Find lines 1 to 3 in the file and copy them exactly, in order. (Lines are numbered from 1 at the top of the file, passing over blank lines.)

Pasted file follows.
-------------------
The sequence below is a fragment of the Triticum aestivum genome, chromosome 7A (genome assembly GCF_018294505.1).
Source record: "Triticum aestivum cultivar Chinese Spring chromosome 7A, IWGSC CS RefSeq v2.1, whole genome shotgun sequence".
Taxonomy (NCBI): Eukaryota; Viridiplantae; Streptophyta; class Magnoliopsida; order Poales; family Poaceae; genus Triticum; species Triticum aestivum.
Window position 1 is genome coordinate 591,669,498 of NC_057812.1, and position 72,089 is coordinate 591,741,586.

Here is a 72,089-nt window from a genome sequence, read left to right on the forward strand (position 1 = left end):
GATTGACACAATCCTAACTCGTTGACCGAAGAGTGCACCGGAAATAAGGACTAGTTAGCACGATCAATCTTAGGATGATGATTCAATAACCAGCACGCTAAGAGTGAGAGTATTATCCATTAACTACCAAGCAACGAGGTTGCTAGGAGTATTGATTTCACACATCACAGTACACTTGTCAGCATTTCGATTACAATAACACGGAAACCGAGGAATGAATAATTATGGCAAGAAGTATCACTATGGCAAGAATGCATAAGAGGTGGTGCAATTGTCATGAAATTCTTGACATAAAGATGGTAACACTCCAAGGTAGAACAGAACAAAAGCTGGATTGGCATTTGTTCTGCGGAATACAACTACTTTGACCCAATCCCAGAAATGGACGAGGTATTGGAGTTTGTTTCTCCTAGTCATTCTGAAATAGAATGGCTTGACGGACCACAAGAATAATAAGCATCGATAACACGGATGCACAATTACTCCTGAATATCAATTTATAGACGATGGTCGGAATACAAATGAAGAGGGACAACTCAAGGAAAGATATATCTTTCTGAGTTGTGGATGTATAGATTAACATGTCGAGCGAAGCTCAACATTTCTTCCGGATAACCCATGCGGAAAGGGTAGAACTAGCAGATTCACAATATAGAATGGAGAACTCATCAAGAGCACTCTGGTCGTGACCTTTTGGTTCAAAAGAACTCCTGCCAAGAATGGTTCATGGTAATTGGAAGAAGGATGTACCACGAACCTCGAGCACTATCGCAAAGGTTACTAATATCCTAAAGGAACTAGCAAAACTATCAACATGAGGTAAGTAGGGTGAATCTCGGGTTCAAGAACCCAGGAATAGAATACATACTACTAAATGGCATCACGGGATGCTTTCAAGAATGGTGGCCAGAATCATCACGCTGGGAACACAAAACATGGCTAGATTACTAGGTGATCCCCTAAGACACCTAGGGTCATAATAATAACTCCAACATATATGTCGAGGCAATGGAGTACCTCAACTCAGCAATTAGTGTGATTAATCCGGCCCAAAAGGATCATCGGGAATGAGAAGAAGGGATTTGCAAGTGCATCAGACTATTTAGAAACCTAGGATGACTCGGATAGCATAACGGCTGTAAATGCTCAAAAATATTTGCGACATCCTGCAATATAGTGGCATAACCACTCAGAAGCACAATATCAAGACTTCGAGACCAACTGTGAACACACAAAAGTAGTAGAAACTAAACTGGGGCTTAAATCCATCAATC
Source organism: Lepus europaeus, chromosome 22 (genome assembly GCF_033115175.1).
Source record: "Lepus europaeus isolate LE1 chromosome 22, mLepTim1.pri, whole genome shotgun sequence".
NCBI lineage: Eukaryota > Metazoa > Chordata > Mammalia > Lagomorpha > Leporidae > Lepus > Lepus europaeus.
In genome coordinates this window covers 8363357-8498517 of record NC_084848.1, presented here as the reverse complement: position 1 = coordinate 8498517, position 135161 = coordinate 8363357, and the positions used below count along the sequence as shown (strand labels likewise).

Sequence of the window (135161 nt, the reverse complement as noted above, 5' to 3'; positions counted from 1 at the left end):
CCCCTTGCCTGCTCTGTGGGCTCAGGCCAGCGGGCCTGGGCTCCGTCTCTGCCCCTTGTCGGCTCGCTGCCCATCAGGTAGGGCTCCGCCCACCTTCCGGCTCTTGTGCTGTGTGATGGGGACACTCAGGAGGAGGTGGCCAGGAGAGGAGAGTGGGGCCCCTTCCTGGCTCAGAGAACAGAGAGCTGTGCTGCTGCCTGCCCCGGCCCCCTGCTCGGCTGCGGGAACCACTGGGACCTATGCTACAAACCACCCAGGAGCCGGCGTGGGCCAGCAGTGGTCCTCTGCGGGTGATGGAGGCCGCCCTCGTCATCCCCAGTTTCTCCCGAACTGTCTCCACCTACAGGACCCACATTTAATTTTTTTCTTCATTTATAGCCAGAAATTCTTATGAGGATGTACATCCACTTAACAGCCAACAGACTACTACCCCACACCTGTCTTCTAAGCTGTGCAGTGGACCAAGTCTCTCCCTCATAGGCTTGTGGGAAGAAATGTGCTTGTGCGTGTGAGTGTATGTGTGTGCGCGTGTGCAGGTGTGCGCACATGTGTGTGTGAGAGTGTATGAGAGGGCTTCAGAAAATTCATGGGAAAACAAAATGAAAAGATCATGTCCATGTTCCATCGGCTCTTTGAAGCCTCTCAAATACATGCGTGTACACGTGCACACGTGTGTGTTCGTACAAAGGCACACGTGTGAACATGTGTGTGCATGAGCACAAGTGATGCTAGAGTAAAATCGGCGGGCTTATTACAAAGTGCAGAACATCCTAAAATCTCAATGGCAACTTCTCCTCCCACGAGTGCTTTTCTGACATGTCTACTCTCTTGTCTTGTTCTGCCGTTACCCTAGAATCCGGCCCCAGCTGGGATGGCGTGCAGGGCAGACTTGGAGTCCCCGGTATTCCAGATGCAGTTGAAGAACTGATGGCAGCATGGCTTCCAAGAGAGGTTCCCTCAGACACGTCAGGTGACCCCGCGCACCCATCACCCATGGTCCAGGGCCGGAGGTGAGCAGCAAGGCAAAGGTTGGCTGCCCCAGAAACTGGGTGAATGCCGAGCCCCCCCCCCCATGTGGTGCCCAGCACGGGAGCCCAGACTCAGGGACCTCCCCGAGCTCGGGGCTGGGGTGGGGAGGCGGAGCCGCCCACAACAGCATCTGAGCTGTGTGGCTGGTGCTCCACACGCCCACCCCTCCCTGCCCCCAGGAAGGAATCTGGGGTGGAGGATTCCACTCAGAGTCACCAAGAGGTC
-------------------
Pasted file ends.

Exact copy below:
The sequence below is a fragment of the Triticum aestivum genome, chromosome 7A (genome assembly GCF_018294505.1).
Source record: "Triticum aestivum cultivar Chinese Spring chromosome 7A, IWGSC CS RefSeq v2.1, whole genome shotgun sequence".
Taxonomy (NCBI): Eukaryota; Viridiplantae; Streptophyta; class Magnoliopsida; order Poales; family Poaceae; genus Triticum; species Triticum aestivum.